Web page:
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United States:
Objectives for the Summit
(1997 Denver Summit)

Objective Ambition Assessment
1. NATO-Russia B B+
2. Africa B B
3. Environment D- B+
4. Hong Kong C A
5. Crime D B

1. NATO-Russia

“As a follow-up to the Founding Act concluded between the US and Russia, President Clinton will confirm his support for the admission of three East European countries into NATO: Poland, Hungary and the Czech Republic.”


NATO expansion was not on the agenda. Other issues involving Russia were found in the Communiqué. Those which are significant include the Chernobyl sarcophagus, ascension to the Paris Club and a plan for membership in the OECD and WTO, based exclusively on economic criteria.

2. Africa

“The Administration has focused much of its second term foreign policy agenda on the "Africa Initiative." The goal is to transform the relationship from one of donor/recipient to one of partnership through trade and investment. The Initiative includes elements of debt relief and loan refinancing and the US will attempt to secure Summit approval for its agenda. A second element relates to infectious diseases in general and AIDS in particular. President Clinton has committed the US to finding a vaccine for AIDS in the next 10 years. He will seek Summit ratification of his timetable.”


A large portion of the final Communique was devoted to Africa. Partnership for Development was a thorough approach to a diverse problem. The Summit addressed the possibility of including African nations in the WTO, partnerships with the OAU on peacekeeping issues and a recommitment to aid.

The United States was successful in including AIDS on the Summit agenda and was able to secure approval for a commitment to find a vaccine in the near future. This issue is particularly significant for Africa, which currently suffers from the most rapid spread of this horrible disease. AIDS and other infectious diseases have become a significant barrier to African development.

3. Environment

With the Five Year Anniversary of the Rio Summit on the Environment coming up less than a week after the Denver Summit, President Clinton will make the environment a priority at the Denver Summit of the Eight. The US will make Oceans and their protection a priority and will attempt to secure Summit endorsement for that aim. A second environmental objective will relate to the reduction of greenhouse gas emission, which the US wants to put at the top of the agenda for the UN Framework Convention on Climate Change in Kyoto, Japan this coming December. The US will try to rally international support for this goal in Denver.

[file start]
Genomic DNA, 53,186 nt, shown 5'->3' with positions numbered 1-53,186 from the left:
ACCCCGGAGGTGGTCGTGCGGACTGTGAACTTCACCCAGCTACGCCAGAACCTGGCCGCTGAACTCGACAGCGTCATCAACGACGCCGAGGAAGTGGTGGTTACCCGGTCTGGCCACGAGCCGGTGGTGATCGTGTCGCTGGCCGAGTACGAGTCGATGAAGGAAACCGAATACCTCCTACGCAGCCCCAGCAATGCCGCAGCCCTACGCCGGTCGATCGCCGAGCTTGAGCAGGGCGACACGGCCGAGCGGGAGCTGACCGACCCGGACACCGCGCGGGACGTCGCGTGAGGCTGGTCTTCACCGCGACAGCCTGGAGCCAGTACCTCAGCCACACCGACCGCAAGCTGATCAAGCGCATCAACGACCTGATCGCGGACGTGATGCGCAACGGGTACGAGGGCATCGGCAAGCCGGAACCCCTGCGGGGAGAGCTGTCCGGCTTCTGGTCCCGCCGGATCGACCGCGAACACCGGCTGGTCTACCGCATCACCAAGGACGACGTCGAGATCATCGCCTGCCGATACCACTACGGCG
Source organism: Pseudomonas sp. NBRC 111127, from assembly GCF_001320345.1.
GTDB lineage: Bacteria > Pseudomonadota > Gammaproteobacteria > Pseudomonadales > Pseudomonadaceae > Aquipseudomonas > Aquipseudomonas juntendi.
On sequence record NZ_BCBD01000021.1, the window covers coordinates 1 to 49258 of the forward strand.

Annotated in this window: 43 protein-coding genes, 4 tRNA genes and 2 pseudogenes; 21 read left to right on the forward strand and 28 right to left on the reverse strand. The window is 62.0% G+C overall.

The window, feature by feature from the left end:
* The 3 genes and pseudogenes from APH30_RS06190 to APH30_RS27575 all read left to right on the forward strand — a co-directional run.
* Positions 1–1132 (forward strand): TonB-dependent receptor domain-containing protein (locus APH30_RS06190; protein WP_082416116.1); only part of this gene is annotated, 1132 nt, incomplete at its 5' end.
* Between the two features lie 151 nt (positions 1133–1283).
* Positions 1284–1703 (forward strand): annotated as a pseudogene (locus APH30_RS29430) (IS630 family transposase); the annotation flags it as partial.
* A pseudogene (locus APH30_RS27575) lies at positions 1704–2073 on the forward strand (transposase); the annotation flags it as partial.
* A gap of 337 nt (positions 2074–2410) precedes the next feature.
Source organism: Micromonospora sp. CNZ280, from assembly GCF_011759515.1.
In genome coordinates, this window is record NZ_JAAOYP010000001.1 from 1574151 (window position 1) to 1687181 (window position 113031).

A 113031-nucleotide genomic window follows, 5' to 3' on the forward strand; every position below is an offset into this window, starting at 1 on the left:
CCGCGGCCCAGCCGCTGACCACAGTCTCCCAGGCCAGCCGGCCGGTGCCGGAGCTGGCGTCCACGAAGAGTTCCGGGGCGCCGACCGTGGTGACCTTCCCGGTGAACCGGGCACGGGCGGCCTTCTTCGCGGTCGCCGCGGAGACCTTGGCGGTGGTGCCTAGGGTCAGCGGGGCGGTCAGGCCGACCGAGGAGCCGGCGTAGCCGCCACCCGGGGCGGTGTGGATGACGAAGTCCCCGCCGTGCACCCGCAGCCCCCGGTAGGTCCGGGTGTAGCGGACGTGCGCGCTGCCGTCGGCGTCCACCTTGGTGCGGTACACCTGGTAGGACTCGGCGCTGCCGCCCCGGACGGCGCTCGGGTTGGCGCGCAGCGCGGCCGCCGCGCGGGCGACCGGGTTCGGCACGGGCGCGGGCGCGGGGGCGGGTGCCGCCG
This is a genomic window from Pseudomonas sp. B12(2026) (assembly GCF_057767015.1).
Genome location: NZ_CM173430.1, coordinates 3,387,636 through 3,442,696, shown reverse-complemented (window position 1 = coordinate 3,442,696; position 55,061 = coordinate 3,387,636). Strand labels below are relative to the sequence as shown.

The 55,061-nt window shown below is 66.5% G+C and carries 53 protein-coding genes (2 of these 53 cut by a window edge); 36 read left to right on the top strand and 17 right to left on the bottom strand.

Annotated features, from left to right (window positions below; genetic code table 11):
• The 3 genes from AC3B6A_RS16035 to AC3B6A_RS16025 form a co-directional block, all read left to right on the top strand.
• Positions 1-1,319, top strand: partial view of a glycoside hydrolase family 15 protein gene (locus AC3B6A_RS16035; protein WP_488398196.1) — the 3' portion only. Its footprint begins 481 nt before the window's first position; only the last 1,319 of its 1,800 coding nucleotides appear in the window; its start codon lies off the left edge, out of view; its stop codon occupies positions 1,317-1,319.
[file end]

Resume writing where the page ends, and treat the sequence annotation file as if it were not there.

The issue of protecting oceans appeared in the Communiqué in a manner that reflects US objectives. The leaders discussed targets for significant reduction of greenhouse gas emissions. The Communique language on Climate Change strongly reflects the objectives of the US delegation.

4. Hong Kong

“The sovereignty of Hong Kong will be transferred to the People's Republic of China less than nine days after the Denver Summit of the Eight concludes. The United States will attempt to secure Summit approval for a resolution supporting the continuation of civil liberties in Hong Kong after the transition to Chinese rule.”


The Summit addressed the question of Hong Kong in terms almost identical to those sought by the US government.

5. Crime

“The US has been praised for its efforts to curb money-laundering. It will press for further Summit action in this area with a particular emphasis on cooperation in apprehending suspected criminals. Continued support for anti-drug policies among the Summit nations will also be an American focus.”


While the discussion of organized crime, drugs and terrorism did figure prominently on the Summit agenda, the traditional problem in these issue areas was not adequately addressed: the role of rogue states. Significant statements were made on bribery issues and drug trafficking while terrorism merely reaffirmed the Lyon Statement. Until the Summit leaders are able to effectively address the problems posed by rogue states in the area of drugs, crime and organized crime.

Contributors: Mike D'Abramo, Stephen Snell, Darren Foster, and Wendy Kwok.

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